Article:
- - Wednesday, December 2, 2020

In the wake of every election, people try to twist what happened to fit their narrative. This year was no different.

Do voters really want compromise? All the smart people in Washington have hurried to tell us that the split results mean that the people want compromise and cooperation. That is certainly one interpretation. Here’s another: The voters voted for divided government specifically because they are distrustful of giving one party too much power and don’t really want the federal government to do too much.

Which explanation sounds more likely?

Was turnout the highest ever? Did it help mostly the Democrats? No and no.

A little bit more than 156 million people voted, which puts turnout around 65% or 66% of the voting-eligible population (compared to 2016 at 59.2% or 2012 at 54.9%). That’s a lot, the most it has been since 1908 (65.4%).



But it might be important to note that turnout isn’t necessarily the mark of a healthy democracy. In the United States, the two elections with the highest turnout were also the most troubled and led to the most suboptimal outcomes — 1860 (81.2%) and 1876 (81.8%).

The extra turnout this year didn’t seem to make a lot of difference to either side. If anything, it probably helped the Republicans slightly. Partisan identification was evenly split between Democrats (37%) and Republicans (36%). That is closer than usual, as Republicans typically trail by a few points. In 2008, the spread was plus-7 points for Democrats. In 2012, it was plus-6 points for Democrats. In 2016, it was plus-3 points for Democrats.

Did President Trump do historically well among non-Whites? Not really.

Despite what you may have read, Mr. Trump didn’t perform better than any Republican candidate in the last 60 years among non-Whites. He got 26% of that population. In 2004, then-President Bush received a higher percentage with 28%.

While Mr. Bush’s showing among non-White voters was driven primarily by Cuban-Americans in Florida and by Mexican-Americans in Texas who had previously voted for him, Mr. Trump did better among non-White voters in more areas. In places as disparate as the Rio Grande Valley and New York City, Hispanics drifted toward Mr. Trump in greater percentages.

In 2016, Mr. Trump lost the nation’s majority-Hispanic counties by a combined 20 points. In 2020, that margin narrowed to 12 points.

Are the Republicans winning elections by harvesting increasingly larger percentages of an increasingly shrinking pool of White voters? Nope.

In 2012, Republican candidate Mitt Romney got 59% of White voters. In 2016, Mr. Trump got 57%. This year, he won 58%. That’s a pretty weak trend line.

Are the smart people any smarter about women? The conversation among pundits prior to the election was all about how women, especially White, college-educated women, were abandoning Mr. Trump in droves. The facts tell a slightly different story.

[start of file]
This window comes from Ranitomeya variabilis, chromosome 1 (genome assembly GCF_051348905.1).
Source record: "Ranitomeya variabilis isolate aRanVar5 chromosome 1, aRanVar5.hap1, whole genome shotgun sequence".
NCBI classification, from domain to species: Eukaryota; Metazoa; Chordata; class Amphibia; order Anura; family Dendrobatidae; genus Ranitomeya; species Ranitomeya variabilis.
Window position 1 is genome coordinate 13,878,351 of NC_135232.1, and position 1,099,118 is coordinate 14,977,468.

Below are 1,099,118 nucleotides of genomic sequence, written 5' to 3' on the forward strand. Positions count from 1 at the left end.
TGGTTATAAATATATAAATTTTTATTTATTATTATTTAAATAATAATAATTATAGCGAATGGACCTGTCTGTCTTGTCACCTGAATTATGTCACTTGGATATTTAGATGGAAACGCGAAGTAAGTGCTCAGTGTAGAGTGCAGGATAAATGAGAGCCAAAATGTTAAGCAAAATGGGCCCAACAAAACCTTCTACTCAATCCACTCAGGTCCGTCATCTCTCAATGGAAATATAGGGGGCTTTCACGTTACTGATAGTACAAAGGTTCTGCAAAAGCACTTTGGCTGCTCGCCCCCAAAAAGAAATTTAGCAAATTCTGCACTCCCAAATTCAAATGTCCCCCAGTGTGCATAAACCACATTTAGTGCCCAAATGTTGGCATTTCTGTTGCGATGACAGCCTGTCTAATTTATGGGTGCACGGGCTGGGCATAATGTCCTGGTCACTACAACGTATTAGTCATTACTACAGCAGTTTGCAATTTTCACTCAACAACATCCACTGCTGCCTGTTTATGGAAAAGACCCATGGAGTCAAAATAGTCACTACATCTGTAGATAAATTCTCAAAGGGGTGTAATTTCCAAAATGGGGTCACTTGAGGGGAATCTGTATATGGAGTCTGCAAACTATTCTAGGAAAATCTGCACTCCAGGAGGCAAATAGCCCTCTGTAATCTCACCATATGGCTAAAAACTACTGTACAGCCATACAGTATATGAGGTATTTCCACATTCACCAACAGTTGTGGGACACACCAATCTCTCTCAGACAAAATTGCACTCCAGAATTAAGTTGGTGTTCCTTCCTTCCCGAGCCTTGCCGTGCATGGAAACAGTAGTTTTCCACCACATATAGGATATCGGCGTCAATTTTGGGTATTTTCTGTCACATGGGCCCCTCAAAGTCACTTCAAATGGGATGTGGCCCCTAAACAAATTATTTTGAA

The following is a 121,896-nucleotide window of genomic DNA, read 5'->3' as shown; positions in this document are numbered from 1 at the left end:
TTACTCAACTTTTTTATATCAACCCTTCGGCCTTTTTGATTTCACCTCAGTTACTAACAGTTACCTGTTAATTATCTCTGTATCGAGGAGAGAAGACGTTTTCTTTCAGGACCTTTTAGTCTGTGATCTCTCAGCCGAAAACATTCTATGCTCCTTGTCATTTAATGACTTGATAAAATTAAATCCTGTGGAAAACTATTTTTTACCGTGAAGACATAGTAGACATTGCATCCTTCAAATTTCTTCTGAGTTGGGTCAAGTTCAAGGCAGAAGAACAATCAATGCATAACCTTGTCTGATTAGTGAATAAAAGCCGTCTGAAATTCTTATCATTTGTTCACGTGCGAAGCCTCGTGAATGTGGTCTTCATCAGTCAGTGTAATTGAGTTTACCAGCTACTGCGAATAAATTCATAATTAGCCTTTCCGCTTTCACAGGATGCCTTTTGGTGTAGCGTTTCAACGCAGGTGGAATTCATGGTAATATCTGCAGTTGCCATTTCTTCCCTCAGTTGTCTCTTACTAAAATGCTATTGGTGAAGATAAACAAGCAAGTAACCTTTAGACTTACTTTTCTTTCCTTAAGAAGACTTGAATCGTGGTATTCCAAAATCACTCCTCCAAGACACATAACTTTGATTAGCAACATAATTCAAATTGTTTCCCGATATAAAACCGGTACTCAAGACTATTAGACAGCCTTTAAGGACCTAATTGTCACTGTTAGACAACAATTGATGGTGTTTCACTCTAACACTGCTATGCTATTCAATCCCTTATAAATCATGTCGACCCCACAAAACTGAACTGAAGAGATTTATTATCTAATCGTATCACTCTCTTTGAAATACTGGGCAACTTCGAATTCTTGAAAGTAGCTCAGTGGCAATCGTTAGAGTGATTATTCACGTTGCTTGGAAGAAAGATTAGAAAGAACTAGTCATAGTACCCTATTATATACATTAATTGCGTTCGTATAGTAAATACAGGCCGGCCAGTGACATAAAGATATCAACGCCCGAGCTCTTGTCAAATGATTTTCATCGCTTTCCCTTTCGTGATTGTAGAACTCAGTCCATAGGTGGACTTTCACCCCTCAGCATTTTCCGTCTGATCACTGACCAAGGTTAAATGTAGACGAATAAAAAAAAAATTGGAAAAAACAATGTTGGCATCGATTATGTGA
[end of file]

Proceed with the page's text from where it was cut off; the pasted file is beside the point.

Mr. Trump actually increased his percentage of the vote among women — from 41% in 2016 to 42% this year. Back in 2012, 44% of the women voted for Mr. Romney. In 2008, 43% of the women voted for Sen. John McCain. Again, the trend line is pretty weak.

How about White women? In 2016, Mr. Trump received 43% of their vote, while this year, he got 44%. White college-educated women? In 2016, Mr. Trump got 44% of the vote of White, college educated women; this year, he got 45%.

Were third parties important this year? Absolutely.

In 2016, third parties received about 6.5 million votes, and depending on how one thinks about it, cost Democratic candidate Hillary Clinton the election.

In 2020, the absence of meaningful third-party challengers may have cost Mr. Trump the election.

This election, votes for third parties dropped to just 2.4 million. While the total drop is relevant, the more salient results occurred in the five states that switched from Mr. Trump to Joseph R. Biden. In Pennsylvania, for example, there were 190,000 votes for third-party candidates in 2016. In 2020, there were about 79,000. The difference — 111,000 — was larger than Mr. Biden’s winning margin of 82,000. The story is the same in Georgia, Wisconsin, Arizona and Michigan (assuming those states all wind up certifying the expected results).

So, Mr. Trump didn’t lose because he cratered among women, or people of color, or college-educated people, or tall people, or short people.

It may have been simply because third parties failed to make a material appearance.

• Michael McKenna, a columnist for The Washington Times, is the president of MWR Strategies. He was most recently a deputy assistant to the president and deputy director of the Office of Legislative Affairs at the White House.

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